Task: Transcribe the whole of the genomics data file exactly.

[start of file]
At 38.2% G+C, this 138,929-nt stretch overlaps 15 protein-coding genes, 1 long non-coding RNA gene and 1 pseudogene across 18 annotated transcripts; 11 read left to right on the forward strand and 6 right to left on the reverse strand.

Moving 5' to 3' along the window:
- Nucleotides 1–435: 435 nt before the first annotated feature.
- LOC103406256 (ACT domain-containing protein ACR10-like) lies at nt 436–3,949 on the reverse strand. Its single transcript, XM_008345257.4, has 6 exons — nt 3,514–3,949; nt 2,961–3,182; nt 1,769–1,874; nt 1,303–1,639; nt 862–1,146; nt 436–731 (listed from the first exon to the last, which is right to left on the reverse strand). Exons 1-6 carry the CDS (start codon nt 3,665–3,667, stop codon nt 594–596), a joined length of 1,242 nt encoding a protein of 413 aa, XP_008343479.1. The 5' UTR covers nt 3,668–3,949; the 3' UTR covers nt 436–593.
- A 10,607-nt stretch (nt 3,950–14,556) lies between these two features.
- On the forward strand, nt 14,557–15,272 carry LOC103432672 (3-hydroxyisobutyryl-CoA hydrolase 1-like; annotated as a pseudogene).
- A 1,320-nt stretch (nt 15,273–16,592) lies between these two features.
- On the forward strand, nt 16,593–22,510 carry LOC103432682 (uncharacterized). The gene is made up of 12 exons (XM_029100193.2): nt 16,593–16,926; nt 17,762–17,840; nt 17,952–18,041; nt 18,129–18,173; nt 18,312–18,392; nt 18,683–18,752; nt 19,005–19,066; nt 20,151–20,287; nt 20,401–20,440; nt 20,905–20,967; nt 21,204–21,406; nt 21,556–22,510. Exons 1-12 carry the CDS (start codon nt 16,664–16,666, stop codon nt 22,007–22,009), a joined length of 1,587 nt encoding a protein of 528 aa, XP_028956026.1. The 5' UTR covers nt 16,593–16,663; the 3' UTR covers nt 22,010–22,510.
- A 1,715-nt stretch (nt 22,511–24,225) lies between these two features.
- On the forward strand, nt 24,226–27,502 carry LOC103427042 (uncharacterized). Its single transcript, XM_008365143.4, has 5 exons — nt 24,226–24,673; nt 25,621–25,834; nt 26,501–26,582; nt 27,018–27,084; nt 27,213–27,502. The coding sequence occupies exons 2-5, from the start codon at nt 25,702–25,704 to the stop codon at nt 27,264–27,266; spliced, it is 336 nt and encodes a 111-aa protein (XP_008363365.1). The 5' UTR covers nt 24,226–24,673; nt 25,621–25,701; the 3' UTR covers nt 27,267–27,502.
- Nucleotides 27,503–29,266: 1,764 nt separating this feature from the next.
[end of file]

At 38.2% G+C, this 138,929-nt stretch overlaps 15 protein-coding genes, 1 long non-coding RNA gene and 1 pseudogene across 18 annotated transcripts; 11 read left to right on the forward strand and 6 right to left on the reverse strand.

Moving 5' to 3' along the window:
- Nucleotides 1–435: 435 nt before the first annotated feature.
- LOC103406256 (ACT domain-containing protein ACR10-like) lies at nt 436–3,949 on the reverse strand. Its single transcript, XM_008345257.4, has 6 exons — nt 3,514–3,949; nt 2,961–3,182; nt 1,769–1,874; nt 1,303–1,639; nt 862–1,146; nt 436–731 (listed from the first exon to the last, which is right to left on the reverse strand). Exons 1-6 carry the CDS (start codon nt 3,665–3,667, stop codon nt 594–596), a joined length of 1,242 nt encoding a protein of 413 aa, XP_008343479.1. The 5' UTR covers nt 3,668–3,949; the 3' UTR covers nt 436–593.
- A 10,607-nt stretch (nt 3,950–14,556) lies between these two features.
- On the forward strand, nt 14,557–15,272 carry LOC103432672 (3-hydroxyisobutyryl-CoA hydrolase 1-like; annotated as a pseudogene).
- A 1,320-nt stretch (nt 15,273–16,592) lies between these two features.
- On the forward strand, nt 16,593–22,510 carry LOC103432682 (uncharacterized). The gene is made up of 12 exons (XM_029100193.2): nt 16,593–16,926; nt 17,762–17,840; nt 17,952–18,041; nt 18,129–18,173; nt 18,312–18,392; nt 18,683–18,752; nt 19,005–19,066; nt 20,151–20,287; nt 20,401–20,440; nt 20,905–20,967; nt 21,204–21,406; nt 21,556–22,510. Exons 1-12 carry the CDS (start codon nt 16,664–16,666, stop codon nt 22,007–22,009), a joined length of 1,587 nt encoding a protein of 528 aa, XP_028956026.1. The 5' UTR covers nt 16,593–16,663; the 3' UTR covers nt 22,010–22,510.
- A 1,715-nt stretch (nt 22,511–24,225) lies between these two features.
- On the forward strand, nt 24,226–27,502 carry LOC103427042 (uncharacterized). Its single transcript, XM_008365143.4, has 5 exons — nt 24,226–24,673; nt 25,621–25,834; nt 26,501–26,582; nt 27,018–27,084; nt 27,213–27,502. The coding sequence occupies exons 2-5, from the start codon at nt 25,702–25,704 to the stop codon at nt 27,264–27,266; spliced, it is 336 nt and encodes a 111-aa protein (XP_008363365.1). The 5' UTR covers nt 24,226–24,673; nt 25,621–25,701; the 3' UTR covers nt 27,267–27,502.
- Nucleotides 27,503–29,266: 1,764 nt separating this feature from the next.